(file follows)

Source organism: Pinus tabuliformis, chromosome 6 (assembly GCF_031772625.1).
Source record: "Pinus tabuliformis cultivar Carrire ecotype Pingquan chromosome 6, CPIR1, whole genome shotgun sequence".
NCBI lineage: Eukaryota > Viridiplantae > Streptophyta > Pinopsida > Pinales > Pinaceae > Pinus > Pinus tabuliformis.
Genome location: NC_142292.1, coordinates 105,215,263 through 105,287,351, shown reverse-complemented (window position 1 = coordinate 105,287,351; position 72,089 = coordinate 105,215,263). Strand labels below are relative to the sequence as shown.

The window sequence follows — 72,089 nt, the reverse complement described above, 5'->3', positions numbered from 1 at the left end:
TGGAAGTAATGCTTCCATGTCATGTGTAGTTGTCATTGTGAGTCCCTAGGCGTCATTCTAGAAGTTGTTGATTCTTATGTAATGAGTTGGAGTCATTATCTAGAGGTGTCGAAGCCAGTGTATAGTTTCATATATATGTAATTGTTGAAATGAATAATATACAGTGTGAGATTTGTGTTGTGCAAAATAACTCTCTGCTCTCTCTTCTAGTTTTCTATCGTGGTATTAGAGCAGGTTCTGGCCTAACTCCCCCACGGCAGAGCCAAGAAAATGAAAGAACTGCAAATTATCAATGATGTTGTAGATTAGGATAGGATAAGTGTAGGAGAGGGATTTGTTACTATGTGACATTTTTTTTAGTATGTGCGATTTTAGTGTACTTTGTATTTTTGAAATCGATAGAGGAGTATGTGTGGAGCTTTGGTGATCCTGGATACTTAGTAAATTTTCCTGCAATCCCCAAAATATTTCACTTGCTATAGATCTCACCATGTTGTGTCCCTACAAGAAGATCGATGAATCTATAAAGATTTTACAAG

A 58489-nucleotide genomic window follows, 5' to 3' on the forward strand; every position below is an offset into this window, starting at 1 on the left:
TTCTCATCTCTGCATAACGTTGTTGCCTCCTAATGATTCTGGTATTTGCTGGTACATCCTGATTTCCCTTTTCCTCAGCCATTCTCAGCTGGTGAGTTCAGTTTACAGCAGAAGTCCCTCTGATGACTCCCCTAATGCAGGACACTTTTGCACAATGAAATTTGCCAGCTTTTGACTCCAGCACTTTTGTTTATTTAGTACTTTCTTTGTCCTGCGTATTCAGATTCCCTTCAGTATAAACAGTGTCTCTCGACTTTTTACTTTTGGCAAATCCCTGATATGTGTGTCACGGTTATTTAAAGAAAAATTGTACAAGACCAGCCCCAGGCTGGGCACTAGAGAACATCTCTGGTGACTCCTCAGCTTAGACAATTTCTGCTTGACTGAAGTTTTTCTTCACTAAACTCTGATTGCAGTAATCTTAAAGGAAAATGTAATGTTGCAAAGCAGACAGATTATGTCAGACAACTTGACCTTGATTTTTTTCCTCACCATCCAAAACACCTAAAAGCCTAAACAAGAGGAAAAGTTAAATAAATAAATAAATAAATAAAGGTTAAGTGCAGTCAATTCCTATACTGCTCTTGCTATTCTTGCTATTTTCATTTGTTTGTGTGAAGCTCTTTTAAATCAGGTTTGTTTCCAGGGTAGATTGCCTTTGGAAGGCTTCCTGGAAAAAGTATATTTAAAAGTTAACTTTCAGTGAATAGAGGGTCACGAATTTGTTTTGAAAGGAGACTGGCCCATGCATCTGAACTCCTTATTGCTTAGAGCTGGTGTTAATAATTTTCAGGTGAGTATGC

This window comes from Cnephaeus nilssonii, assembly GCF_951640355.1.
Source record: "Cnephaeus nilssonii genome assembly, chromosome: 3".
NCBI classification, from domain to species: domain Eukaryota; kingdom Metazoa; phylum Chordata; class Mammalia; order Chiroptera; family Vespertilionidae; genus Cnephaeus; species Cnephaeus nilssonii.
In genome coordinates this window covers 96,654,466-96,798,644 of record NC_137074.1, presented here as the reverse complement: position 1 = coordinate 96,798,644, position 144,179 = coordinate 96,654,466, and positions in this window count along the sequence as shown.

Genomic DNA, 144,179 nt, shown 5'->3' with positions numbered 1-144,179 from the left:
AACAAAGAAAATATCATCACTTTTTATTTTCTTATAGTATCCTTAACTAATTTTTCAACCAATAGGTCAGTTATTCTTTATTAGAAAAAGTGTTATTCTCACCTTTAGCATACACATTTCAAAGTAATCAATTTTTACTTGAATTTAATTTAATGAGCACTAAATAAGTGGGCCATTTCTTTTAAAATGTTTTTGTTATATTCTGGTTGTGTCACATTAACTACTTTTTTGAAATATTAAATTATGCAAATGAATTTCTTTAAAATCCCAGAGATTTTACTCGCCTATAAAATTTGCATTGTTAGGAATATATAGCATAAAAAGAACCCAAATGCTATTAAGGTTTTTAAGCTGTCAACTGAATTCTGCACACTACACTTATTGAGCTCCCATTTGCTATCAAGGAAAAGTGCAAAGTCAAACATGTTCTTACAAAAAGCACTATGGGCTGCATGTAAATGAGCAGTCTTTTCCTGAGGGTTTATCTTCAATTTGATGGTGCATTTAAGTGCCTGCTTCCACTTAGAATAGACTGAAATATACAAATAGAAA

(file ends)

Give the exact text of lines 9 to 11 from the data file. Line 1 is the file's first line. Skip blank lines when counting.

This window comes from Cnephaeus nilssonii, assembly GCF_951640355.1.
Source record: "Cnephaeus nilssonii genome assembly, chromosome: 3".
NCBI classification, from domain to species: domain Eukaryota; kingdom Metazoa; phylum Chordata; class Mammalia; order Chiroptera; family Vespertilionidae; genus Cnephaeus; species Cnephaeus nilssonii.